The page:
Current Blooms Vie with a Spectacular Sunrise

What a way to start the day!

What a way to start the day!

Before the clouds closed in, our day started with the eastern sky ablaze with color, the air filled with bird song and frog calls. And because this day was preceded by a day packed with warm air and sunshine, I have a few flower shots to share.

Every late-winter/early-spring-blooming plant I grow is 3-4 weeks later than usual in blooming. Not that I blame them! That was one rough February for all of us. My trees, shrubs, and bulbs have bided their time, but they couldn’t contain themselves any longer when sunshine and warmer temperatures finally returned.

Dwarf crested iris showed up with the early crocuses.

Dwarf crested iris showed up with the early crocuses.

The little bulbs showed up first. The snowdrops got flattened by our snow, but the crocuses and little irises were not far along enough to be damaged. So delicate and lovely!

Witch hazel 'Aurora'

Witch hazel ‘Aurora’

My three-year-old Aurora witch hazel exploded in orange-yellow strappy petals that emit a sweet, clean fragrance detectable on the breeze.

Witch hazel 'Amethyst'

Witch hazel ‘Amethyst’

My Amethyst witch hazel starting blooming about a week before Aurora, but it is still quite pretty.

first daffodils

Every year I can remember, the Ice Follies daffodils are first to bloom. But not this year. This year, the big yellow ones — I think they are King Alfred’s — bloomed first. As of yesterday, the Ice Follies were not quite open still.

Cornus mas

Cornus mas

My small Cornelian cherry dogwoods (Cornus mas) are lighting up the landscape with their small, bright yellow flowers. Individually, the flowers aren’t much to look at, but when they cover an entire plant, you can’t help but notice this tree.

A closer look at the flowers of Cornus mas.

A closer look at the flowers of Cornus mas.

Hellebores abound!

Hellebores abound!

This year, the Lenten Roses actually waited well into Lent before beginning to show their bloom faces.

Hellebore flowers tend to point downward, but they are worth the effort required for closer inspection.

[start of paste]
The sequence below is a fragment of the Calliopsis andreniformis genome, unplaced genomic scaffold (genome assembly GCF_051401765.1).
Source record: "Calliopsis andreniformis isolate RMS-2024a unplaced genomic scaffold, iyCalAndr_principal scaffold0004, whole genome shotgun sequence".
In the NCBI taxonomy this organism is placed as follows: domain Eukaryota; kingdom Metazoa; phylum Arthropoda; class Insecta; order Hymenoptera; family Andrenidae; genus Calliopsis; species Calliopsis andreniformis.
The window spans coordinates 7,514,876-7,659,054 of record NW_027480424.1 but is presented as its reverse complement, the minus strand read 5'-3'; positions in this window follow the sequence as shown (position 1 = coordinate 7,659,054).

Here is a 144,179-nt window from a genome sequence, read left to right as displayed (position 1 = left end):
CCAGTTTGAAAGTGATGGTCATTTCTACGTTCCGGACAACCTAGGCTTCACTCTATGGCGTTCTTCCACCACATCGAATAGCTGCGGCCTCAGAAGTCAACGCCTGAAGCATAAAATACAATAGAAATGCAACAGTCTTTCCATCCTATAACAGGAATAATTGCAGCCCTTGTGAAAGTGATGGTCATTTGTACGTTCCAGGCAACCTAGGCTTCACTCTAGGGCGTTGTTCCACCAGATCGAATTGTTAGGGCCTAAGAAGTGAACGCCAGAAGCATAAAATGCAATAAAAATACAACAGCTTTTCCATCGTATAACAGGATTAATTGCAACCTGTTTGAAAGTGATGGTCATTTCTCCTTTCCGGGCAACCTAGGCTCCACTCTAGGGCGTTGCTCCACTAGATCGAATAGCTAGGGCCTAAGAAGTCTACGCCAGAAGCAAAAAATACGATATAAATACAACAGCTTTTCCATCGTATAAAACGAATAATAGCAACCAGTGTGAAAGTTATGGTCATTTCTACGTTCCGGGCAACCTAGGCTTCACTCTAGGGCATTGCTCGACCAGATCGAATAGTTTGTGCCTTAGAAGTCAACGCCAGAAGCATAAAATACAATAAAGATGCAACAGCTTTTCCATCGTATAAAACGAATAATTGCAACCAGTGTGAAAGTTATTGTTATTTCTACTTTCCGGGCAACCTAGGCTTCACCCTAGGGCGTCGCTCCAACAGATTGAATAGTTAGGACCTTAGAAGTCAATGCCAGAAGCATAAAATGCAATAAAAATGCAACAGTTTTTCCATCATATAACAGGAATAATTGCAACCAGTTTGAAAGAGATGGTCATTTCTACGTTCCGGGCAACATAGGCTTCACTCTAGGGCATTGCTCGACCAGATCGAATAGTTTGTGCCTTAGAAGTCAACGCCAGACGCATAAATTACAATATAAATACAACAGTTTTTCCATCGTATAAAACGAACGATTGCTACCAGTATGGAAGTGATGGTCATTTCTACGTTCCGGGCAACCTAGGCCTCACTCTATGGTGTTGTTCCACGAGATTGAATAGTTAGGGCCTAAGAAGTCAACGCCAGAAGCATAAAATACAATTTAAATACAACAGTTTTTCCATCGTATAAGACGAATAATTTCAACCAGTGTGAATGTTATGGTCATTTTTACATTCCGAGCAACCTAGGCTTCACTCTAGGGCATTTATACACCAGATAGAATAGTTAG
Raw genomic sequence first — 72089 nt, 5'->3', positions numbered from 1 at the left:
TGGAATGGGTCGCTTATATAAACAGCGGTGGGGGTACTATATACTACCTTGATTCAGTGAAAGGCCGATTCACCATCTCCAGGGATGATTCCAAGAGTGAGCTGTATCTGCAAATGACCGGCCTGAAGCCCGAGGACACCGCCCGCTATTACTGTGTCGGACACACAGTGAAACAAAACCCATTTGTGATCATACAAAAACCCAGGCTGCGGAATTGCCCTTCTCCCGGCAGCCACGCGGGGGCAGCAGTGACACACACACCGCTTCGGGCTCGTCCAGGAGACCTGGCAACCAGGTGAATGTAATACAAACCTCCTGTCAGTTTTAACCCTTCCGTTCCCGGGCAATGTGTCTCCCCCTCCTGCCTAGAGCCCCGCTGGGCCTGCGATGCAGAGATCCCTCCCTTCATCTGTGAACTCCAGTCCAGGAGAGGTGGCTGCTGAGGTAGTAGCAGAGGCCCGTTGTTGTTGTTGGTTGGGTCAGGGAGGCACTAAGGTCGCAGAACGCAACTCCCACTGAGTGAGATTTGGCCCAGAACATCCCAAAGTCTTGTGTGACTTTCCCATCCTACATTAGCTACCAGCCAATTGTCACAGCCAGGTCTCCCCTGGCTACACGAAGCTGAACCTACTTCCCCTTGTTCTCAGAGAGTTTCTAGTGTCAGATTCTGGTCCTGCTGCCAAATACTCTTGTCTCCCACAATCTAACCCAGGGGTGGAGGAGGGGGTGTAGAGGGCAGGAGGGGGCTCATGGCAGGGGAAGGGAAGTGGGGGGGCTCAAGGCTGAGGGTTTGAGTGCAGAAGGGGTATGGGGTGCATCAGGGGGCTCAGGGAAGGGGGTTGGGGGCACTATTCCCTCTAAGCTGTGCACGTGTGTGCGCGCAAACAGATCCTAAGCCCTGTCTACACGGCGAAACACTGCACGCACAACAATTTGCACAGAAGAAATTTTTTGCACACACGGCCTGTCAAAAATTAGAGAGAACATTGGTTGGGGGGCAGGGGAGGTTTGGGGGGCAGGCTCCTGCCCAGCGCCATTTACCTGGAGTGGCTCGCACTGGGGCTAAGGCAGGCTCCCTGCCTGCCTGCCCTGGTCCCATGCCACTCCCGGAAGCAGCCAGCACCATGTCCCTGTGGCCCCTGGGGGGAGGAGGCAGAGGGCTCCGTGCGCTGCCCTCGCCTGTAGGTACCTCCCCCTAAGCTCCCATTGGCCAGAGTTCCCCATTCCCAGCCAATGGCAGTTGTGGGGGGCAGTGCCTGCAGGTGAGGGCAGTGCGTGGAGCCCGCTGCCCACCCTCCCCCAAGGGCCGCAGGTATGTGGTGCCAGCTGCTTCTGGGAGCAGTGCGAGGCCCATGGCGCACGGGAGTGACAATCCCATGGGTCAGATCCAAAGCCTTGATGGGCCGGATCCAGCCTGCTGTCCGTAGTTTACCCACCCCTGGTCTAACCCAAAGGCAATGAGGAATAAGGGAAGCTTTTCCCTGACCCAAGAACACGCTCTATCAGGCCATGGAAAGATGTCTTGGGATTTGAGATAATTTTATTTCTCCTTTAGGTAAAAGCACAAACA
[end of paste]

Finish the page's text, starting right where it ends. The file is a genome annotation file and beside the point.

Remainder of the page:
Hellebore flowers tend to point downward, but they are worth the effort required for closer inspection.

Magnolia 'Royal Star'

Magnolia stellata ‘Royal Star’

My past records tell me that my Royal Star magnolia often begins blooming in early February. This fuzzy shot is of the handful at the top of my 25-foot-tall tree that opened in yesterday’s sunshine.

Male catkins of native hazelnut

Male catkins of native hazelnut

The afternoon sunlight did a nice job of enhancing the color of this hazelnut’s golden catkins, the male flowers. I looked for the tiny female blooms, but didn’t see any.

Parrotia persica flower and friend

Parrotia persica flower and friend

This one surprised me. My beautiful Parrotia persica tree always blooms this time of year. Its flowers are small and inconspicuous, because they are wind-pollinated. Evidently, my neighbor’s honeybees still managed to find something in them worth visiting.

Red Maple flowers high in a canopy tree

Red Maple flowers high in a canopy tree

Not to be left out of the act, the forest giants are beginning their bloom cycles too. The elms have been blooming for a couple of weeks, as my allergies will testify. Now the treetops are punctuated with the crimson flowers of the Red Maples. Some of the trees have orange-tinged flowers like these, but others have deeply scarlet blooms.

A crocus closing for its nightly slumber.

A crocus closing for its nightly slumber.

My beleaguered ornamental flowering apricots are also still pushing out flowers. Their landscape impact was severely impaired this year by the prolonged cold. But when the wind blows from the south, I still get an occasional whiff of Peggy Clarke’s perfume.

All in all, I’d say March is treating my landscape with lamb-like kindness — so far, at least. Here’s hoping it remains a kinder month than that brutal February we all endured.

Prunus mume 'Peggy Clarke' still perfumes occasional breezes with her cinnamon-sweet scent.

Prunus mume ‘Peggy Clarke’ still perfumes occasional breezes with her cinnamon-sweet scent.

 

, , , ,

  1. #1 by Caroline on March 13, 2015 - 5:11 pm

    Your flowers smell so sweet. Thanks.

    • #2 by piedmontgardener on March 13, 2015 - 6:35 pm

      I’m glad you’re enjoying them, Caroline. It seems only fair, since I benefit from the visits of your honeybees. 🙂

      Thanks for stopping by!

Leave a Reply

Fill in your details below or click an icon to log in:

WordPress.com Logo

You are commenting using your WordPress.com account. Log Out / Change )

Twitter picture

You are commenting using your Twitter account. Log Out / Change )

Facebook photo

You are commenting using your Facebook account. Log Out / Change )

Google+ photo

You are commenting using your Google+ account. Log Out / Change )

Connecting to %s

%d bloggers like this: